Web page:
Narendra Modi defends his ‘puppy’ remark
Zee Media Bureau
Ahmedabad: Hours after Gujarat Chief Minister Narendra Modi’s 'puppy' remark kicked up a political storm on Friday, while dismissing all criticism of his role in 2002 Gujarat riots, he tweeted, “In our culture every form of life is valued & worshipped.”
While speaking to Reuters news agency, Modi said that “even if a ‘puppy’ comes under the wheels of a car, one felt sad.”
Asked if he regretted what had happened, the Gujarat strong man was quoted by Reuters as saying that the Supreme Court had created a Special Investigating Team which in its report had given him a "thoroughly clean chit, a thoroughly clean chit".
"Another thing, any person if we are driving a car, we are a driver, and someone else is driving a car and we're sitting behind, even then if a puppy comes under the wheel, will be painful or not? Of course, it is. If I'm a Chief Minister or not, I'm a human being. If something bad happens anywhere, it is natural to be sad."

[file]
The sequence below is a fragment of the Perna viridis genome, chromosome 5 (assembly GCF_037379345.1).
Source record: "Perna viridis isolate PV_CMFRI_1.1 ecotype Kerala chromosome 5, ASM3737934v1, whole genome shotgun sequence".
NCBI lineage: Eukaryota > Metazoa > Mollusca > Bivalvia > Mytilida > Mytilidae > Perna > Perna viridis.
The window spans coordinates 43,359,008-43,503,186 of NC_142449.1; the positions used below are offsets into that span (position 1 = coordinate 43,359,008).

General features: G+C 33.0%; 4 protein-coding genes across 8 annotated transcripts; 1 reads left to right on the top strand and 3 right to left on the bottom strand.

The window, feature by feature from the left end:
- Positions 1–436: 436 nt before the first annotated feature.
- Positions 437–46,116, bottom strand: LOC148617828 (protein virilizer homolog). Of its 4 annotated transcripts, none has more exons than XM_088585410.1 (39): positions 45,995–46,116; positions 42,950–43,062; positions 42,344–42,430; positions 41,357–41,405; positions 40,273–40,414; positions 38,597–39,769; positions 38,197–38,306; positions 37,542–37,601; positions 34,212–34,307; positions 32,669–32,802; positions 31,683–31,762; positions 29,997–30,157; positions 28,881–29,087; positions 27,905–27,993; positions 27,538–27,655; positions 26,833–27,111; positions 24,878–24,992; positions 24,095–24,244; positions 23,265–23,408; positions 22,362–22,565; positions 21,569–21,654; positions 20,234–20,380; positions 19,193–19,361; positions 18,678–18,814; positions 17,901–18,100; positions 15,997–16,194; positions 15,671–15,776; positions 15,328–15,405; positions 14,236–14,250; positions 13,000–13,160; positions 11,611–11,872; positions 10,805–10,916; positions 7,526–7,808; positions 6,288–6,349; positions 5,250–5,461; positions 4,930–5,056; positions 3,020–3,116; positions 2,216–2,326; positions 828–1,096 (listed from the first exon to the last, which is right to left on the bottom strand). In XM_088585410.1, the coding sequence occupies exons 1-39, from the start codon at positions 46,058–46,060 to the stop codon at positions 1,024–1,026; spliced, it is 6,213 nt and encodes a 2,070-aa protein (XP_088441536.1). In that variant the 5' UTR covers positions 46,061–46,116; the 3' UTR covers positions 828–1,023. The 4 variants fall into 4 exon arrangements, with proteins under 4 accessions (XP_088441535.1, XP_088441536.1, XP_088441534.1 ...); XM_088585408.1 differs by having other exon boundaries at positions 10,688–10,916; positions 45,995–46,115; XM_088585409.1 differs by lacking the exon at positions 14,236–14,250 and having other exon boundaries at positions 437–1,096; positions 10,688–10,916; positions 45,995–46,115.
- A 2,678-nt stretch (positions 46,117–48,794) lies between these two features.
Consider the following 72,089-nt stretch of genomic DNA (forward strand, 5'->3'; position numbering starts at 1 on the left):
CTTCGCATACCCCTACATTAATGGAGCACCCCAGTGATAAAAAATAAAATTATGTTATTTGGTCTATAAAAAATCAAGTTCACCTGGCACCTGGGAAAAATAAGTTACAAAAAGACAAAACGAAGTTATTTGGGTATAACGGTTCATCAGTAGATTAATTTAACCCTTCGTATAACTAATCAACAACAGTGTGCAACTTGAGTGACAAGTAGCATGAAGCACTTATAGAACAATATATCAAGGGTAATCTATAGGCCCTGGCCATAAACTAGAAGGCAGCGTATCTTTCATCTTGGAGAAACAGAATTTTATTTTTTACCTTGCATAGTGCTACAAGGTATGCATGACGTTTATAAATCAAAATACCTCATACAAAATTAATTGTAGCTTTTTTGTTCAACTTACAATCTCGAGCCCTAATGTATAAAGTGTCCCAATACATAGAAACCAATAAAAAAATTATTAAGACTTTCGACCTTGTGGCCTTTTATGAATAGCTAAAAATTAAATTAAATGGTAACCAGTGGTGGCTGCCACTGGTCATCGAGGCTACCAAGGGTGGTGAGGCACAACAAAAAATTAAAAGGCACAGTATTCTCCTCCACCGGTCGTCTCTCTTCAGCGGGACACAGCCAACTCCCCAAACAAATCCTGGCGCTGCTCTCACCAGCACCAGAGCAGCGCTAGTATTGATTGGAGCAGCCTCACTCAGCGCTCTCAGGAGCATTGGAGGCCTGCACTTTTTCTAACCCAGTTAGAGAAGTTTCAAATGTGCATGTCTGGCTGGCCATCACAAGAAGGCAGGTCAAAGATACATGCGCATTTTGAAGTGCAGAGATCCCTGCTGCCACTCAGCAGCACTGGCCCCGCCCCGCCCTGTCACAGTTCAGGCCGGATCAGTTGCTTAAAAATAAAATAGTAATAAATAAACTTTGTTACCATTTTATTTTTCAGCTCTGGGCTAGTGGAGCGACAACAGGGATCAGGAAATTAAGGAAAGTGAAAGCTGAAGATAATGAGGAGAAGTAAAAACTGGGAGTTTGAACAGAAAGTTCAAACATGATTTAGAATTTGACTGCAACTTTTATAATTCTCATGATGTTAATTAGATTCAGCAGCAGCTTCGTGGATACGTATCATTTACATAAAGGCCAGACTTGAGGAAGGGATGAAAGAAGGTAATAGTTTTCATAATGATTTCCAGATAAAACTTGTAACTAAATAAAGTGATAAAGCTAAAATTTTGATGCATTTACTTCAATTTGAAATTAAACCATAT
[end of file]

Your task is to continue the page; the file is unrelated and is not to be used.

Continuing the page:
In the interview, Modi's also said that he had done "absolutely the right thing" during the 2002 riots and described himself as a "Hindu nationalist".
Political rivals, including Congress and the Samajwadi Party, attacked Modi's statement as "insensitive and reflective of his mindset" over the death of Muslims in 2002 post-Godhra riots. Congress even demanded that Modi should immediately apologise to the nation as his words are "totally against the idea of India."
The BJP, meanwhile, defended the Gujarat Chief Minister's remarks, saying he has been "misinterpreted completely" and "a controversy has been created where it does not exist".
"I appeal to all to read the interview in full and not to speak out of context. It is risky," BJP spokesperson Nirmala Sitharaman said.
On the controversy around the "puppy" remarks, she said that Modi meant that anybody would feel sad even if a human being came under a car.
"Clearly, this is done with an intention to appease a particular section. It is part of Congress' vote bank politics. It is part of Congress' strategy before elections," Sitharaman said.